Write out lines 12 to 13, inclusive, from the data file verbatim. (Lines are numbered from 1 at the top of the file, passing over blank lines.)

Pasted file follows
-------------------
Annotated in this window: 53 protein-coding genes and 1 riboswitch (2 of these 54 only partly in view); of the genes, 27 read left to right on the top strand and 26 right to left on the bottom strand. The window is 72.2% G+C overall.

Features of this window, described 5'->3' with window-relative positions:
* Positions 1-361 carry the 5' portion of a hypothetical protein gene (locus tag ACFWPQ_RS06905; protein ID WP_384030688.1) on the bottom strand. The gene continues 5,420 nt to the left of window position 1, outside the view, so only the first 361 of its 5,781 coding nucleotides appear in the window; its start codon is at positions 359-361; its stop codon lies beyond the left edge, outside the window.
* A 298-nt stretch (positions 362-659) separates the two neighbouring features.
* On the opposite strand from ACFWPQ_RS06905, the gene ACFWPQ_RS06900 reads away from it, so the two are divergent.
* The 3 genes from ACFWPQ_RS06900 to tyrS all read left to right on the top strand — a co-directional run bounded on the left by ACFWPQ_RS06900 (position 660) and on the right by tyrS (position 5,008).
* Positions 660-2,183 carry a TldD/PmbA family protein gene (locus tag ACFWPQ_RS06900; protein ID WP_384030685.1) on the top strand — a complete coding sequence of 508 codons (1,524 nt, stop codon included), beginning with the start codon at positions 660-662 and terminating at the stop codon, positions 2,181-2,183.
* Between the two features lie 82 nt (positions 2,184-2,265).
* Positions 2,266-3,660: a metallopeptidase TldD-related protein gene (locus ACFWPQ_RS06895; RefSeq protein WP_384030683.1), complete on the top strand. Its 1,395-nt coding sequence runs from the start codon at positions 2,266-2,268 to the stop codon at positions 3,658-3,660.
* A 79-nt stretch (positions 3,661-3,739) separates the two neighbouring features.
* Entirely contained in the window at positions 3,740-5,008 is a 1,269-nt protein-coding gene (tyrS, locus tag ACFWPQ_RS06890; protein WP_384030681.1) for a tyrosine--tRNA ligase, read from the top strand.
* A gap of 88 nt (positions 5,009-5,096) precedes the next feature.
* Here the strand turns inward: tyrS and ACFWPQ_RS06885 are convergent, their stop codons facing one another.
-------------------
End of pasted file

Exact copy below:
* A gap of 88 nt (positions 5,009-5,096) precedes the next feature.
* Here the strand turns inward: tyrS and ACFWPQ_RS06885 are convergent, their stop codons facing one another.